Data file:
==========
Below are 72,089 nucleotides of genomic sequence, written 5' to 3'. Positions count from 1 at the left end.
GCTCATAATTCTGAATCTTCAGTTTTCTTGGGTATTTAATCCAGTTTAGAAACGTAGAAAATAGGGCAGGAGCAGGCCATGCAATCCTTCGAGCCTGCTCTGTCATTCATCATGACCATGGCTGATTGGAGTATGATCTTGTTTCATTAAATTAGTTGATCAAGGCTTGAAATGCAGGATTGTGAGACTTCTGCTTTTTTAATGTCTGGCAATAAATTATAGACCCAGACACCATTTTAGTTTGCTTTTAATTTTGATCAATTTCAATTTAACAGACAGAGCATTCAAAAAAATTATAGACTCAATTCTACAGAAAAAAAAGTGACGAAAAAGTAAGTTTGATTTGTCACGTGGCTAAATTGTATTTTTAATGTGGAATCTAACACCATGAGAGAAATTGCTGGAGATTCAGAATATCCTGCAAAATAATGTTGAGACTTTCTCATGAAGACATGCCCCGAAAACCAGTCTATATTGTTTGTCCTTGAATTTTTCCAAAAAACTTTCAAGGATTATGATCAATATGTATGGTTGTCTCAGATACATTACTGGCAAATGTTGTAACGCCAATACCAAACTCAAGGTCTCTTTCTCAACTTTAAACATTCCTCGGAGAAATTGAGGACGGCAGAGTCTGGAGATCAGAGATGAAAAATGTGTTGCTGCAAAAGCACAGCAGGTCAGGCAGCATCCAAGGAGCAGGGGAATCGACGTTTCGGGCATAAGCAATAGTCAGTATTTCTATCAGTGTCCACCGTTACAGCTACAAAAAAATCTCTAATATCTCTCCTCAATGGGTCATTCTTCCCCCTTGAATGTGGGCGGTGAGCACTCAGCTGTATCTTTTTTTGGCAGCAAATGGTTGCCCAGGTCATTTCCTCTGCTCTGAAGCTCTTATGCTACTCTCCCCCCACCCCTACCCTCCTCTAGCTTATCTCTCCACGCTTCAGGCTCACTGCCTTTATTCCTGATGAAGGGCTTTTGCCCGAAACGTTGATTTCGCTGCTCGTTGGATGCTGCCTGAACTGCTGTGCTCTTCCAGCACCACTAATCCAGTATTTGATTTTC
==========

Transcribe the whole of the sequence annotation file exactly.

Below are 72,089 nucleotides of genomic sequence, written 5' to 3'. Positions count from 1 at the left end.
GCTCATAATTCTGAATCTTCAGTTTTCTTGGGTATTTAATCCAGTTTAGAAACGTAGAAAATAGGGCAGGAGCAGGCCATGCAATCCTTCGAGCCTGCTCTGTCATTCATCATGACCATGGCTGATTGGAGTATGATCTTGTTTCATTAAATTAGTTGATCAAGGCTTGAAATGCAGGATTGTGAGACTTCTGCTTTTTTAATGTCTGGCAATAAATTATAGACCCAGACACCATTTTAGTTTGCTTTTAATTTTGATCAATTTCAATTTAACAGACAGAGCATTCAAAAAAATTATAGACTCAATTCTACAGAAAAAAAAGTGACGAAAAAGTAAGTTTGATTTGTCACGTGGCTAAATTGTATTTTTAATGTGGAATCTAACACCATGAGAGAAATTGCTGGAGATTCAGAATATCCTGCAAAATAATGTTGAGACTTTCTCATGAAGACATGCCCCGAAAACCAGTCTATATTGTTTGTCCTTGAATTTTTCCAAAAAACTTTCAAGGATTATGATCAATATGTATGGTTGTCTCAGATACATTACTGGCAAATGTTGTAACGCCAATACCAAACTCAAGGTCTCTTTCTCAACTTTAAACATTCCTCGGAGAAATTGAGGACGGCAGAGTCTGGAGATCAGAGATGAAAAATGTGTTGCTGCAAAAGCACAGCAGGTCAGGCAGCATCCAAGGAGCAGGGGAATCGACGTTTCGGGCATAAGCAATAGTCAGTATTTCTATCAGTGTCCACCGTTACAGCTACAAAAAAATCTCTAATATCTCTCCTCAATGGGTCATTCTTCCCCCTTGAATGTGGGCGGTGAGCACTCAGCTGTATCTTTTTTTGGCAGCAAATGGTTGCCCAGGTCATTTCCTCTGCTCTGAAGCTCTTATGCTACTCTCCCCCCACCCCTACCCTCCTCTAGCTTATCTCTCCACGCTTCAGGCTCACTGCCTTTATTCCTGATGAAGGGCTTTTGCCCGAAACGTTGATTTCGCTGCTCGTTGGATGCTGCCTGAACTGCTGTGCTCTTCCAGCACCACTAATCCAGTATTTGATTTTC